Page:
The Environmental Protection Agency (EPA) has information about our environment and how people can work to protect our country’s natural resources. Click the What is an estuary? link and the Why are estuaries important? link to read about this feature of watersheds.
  • https://www.deq.state.va.us/webapp/wqm_station.get_parm
    The Virginia Department of Environmental Quality uses their Web site to provide information about natural resources for the state. Visit this page to investigate water quality monitoring. Select a city or county from the pull-down page, then click the “Query” button. Click the link under Station ID to find information about a water quality monitoring station. Then click the link for Click here for list of Samples by Date and Time to find specific data collected at that location.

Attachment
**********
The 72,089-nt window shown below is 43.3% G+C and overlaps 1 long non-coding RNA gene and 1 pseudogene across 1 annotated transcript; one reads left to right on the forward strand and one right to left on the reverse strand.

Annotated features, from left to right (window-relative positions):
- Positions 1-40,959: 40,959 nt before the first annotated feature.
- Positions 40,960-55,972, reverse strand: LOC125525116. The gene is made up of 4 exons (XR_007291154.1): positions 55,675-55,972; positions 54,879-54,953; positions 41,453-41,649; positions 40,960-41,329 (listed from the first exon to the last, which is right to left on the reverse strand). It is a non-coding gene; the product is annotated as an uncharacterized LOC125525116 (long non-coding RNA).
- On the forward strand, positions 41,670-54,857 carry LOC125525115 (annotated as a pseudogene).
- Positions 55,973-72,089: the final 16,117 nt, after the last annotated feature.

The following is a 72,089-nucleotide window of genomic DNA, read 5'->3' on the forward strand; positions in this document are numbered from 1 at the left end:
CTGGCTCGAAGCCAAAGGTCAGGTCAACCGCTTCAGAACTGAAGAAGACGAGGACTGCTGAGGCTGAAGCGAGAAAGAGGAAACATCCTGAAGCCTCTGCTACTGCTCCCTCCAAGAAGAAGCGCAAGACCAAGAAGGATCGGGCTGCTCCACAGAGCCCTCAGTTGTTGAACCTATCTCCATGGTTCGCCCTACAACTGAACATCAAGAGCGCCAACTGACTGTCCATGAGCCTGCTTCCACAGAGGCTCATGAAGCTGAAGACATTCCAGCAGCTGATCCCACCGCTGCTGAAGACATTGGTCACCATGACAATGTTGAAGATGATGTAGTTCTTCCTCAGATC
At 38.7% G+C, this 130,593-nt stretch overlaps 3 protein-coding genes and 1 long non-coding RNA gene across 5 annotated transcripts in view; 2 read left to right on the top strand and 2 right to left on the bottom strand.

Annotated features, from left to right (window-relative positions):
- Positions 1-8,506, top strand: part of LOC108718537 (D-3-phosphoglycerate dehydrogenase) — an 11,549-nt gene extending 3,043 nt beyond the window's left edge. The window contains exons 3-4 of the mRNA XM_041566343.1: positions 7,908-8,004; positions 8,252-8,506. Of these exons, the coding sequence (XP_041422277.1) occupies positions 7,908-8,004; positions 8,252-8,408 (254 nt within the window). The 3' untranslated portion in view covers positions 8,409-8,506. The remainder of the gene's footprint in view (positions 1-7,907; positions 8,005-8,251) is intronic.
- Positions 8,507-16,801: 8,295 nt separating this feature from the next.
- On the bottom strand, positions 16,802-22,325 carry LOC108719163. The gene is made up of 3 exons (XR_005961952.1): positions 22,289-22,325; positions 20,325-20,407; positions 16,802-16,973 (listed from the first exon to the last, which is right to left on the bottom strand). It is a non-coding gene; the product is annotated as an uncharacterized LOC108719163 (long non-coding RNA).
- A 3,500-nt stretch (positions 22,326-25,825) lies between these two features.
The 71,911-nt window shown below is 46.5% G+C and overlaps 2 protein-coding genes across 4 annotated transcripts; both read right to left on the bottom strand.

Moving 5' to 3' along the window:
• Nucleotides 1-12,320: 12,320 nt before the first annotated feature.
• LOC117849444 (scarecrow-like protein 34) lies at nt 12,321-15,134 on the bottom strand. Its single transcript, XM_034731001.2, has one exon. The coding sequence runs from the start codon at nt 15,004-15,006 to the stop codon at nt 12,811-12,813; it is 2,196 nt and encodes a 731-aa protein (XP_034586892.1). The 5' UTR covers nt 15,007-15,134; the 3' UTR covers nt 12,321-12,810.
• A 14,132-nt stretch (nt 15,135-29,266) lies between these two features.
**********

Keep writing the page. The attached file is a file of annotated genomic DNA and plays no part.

• http://dipin.kent.edu/secchi.htm
    The Great North American Secchi Dip-In site describes how volunteers collect data from lakes, rivers, and estuaries in their communities. Visit this site to learn about their program and to read how transparency data is collected.
  • http://www.dcr.state.va.us/sw/wsheds.htm#vawshedsites
    The map and table on this page at the Virginia Department of Conservation and Recreation lists the major rivers and streams that contribute to the 14 Virginia watersheds. Find out which rivers and streams are in the watershed you live in.
  • http://www.epa.gov/owow/nps/qa.html
    Review the information about nonpoint source pollution at the EPA’s Web site. Find out what nonpoint source pollution is, what causes it, and what we can do to prevent it.
  • http://www.dcr.state.va.us/sw/nps.htm
    Learn more about types of nonpoint source pollution and steps being taken to control it at the Virginia Department of Conservation and Recreation’s Web site.
  • http://www.vims.edu/adv/ed/bt/toes1.html